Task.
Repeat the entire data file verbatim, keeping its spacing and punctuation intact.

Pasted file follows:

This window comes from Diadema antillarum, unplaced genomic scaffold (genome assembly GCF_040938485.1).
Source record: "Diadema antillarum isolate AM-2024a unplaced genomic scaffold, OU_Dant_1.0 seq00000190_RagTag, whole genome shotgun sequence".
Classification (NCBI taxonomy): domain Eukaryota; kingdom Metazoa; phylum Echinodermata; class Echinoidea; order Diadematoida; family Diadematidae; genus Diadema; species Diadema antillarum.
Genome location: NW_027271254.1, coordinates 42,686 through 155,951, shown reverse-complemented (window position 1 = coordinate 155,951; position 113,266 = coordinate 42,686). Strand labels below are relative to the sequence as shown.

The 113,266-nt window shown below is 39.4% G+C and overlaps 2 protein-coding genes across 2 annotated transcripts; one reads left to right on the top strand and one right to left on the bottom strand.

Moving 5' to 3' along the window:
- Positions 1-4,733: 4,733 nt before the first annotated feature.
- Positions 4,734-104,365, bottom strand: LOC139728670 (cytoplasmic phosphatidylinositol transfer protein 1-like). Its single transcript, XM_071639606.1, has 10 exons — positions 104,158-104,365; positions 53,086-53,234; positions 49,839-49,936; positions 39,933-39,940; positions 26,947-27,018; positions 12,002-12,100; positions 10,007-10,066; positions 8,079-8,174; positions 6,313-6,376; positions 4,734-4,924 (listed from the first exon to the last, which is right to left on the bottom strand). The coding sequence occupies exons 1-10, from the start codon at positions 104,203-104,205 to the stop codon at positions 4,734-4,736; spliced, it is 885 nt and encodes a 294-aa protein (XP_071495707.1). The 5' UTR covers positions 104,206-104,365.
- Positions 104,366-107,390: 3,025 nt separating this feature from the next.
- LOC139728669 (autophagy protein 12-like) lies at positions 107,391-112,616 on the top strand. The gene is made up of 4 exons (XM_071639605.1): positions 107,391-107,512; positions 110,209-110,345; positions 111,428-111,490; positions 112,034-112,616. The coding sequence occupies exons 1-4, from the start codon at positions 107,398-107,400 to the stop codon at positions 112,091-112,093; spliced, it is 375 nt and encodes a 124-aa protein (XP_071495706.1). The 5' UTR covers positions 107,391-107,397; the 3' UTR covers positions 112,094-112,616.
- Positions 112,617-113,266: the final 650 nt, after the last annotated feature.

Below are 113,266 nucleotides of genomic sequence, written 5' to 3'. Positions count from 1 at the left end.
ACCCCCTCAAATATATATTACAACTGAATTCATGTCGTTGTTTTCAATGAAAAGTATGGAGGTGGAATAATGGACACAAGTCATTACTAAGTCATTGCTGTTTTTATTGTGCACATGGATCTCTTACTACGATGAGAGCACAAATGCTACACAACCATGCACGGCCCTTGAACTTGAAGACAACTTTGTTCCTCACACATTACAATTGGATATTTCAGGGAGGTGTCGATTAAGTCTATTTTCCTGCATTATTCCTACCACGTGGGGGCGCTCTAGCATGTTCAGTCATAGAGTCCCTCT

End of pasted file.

This window comes from Diadema antillarum, unplaced genomic scaffold (genome assembly GCF_040938485.1).
Source record: "Diadema antillarum isolate AM-2024a unplaced genomic scaffold, OU_Dant_1.0 seq00000190_RagTag, whole genome shotgun sequence".
Classification (NCBI taxonomy): domain Eukaryota; kingdom Metazoa; phylum Echinodermata; class Echinoidea; order Diadematoida; family Diadematidae; genus Diadema; species Diadema antillarum.
Genome location: NW_027271254.1, coordinates 42,686 through 155,951, shown reverse-complemented (window position 1 = coordinate 155,951; position 113,266 = coordinate 42,686). Strand labels below are relative to the sequence as shown.

The 113,266-nt window shown below is 39.4% G+C and overlaps 2 protein-coding genes across 2 annotated transcripts; one reads left to right on the top strand and one right to left on the bottom strand.

Moving 5' to 3' along the window:
- Positions 1-4,733: 4,733 nt before the first annotated feature.
- Positions 4,734-104,365, bottom strand: LOC139728670 (cytoplasmic phosphatidylinositol transfer protein 1-like). Its single transcript, XM_071639606.1, has 10 exons — positions 104,158-104,365; positions 53,086-53,234; positions 49,839-49,936; positions 39,933-39,940; positions 26,947-27,018; positions 12,002-12,100; positions 10,007-10,066; positions 8,079-8,174; positions 6,313-6,376; positions 4,734-4,924 (listed from the first exon to the last, which is right to left on the bottom strand). The coding sequence occupies exons 1-10, from the start codon at positions 104,203-104,205 to the stop codon at positions 4,734-4,736; spliced, it is 885 nt and encodes a 294-aa protein (XP_071495707.1). The 5' UTR covers positions 104,206-104,365.
- Positions 104,366-107,390: 3,025 nt separating this feature from the next.
- LOC139728669 (autophagy protein 12-like) lies at positions 107,391-112,616 on the top strand. The gene is made up of 4 exons (XM_071639605.1): positions 107,391-107,512; positions 110,209-110,345; positions 111,428-111,490; positions 112,034-112,616. The coding sequence occupies exons 1-4, from the start codon at positions 107,398-107,400 to the stop codon at positions 112,091-112,093; spliced, it is 375 nt and encodes a 124-aa protein (XP_071495706.1). The 5' UTR covers positions 107,391-107,397; the 3' UTR covers positions 112,094-112,616.
- Positions 112,617-113,266: the final 650 nt, after the last annotated feature.

Below are 113,266 nucleotides of genomic sequence, written 5' to 3'. Positions count from 1 at the left end.
ACCCCCTCAAATATATATTACAACTGAATTCATGTCGTTGTTTTCAATGAAAAGTATGGAGGTGGAATAATGGACACAAGTCATTACTAAGTCATTGCTGTTTTTATTGTGCACATGGATCTCTTACTACGATGAGAGCACAAATGCTACACAACCATGCACGGCCCTTGAACTTGAAGACAACTTTGTTCCTCACACATTACAATTGGATATTTCAGGGAGGTGTCGATTAAGTCTATTTTCCTGCATTATTCCTACCACGTGGGGGCGCTCTAGCATGTTCAGTCATAGAGTCCCTCT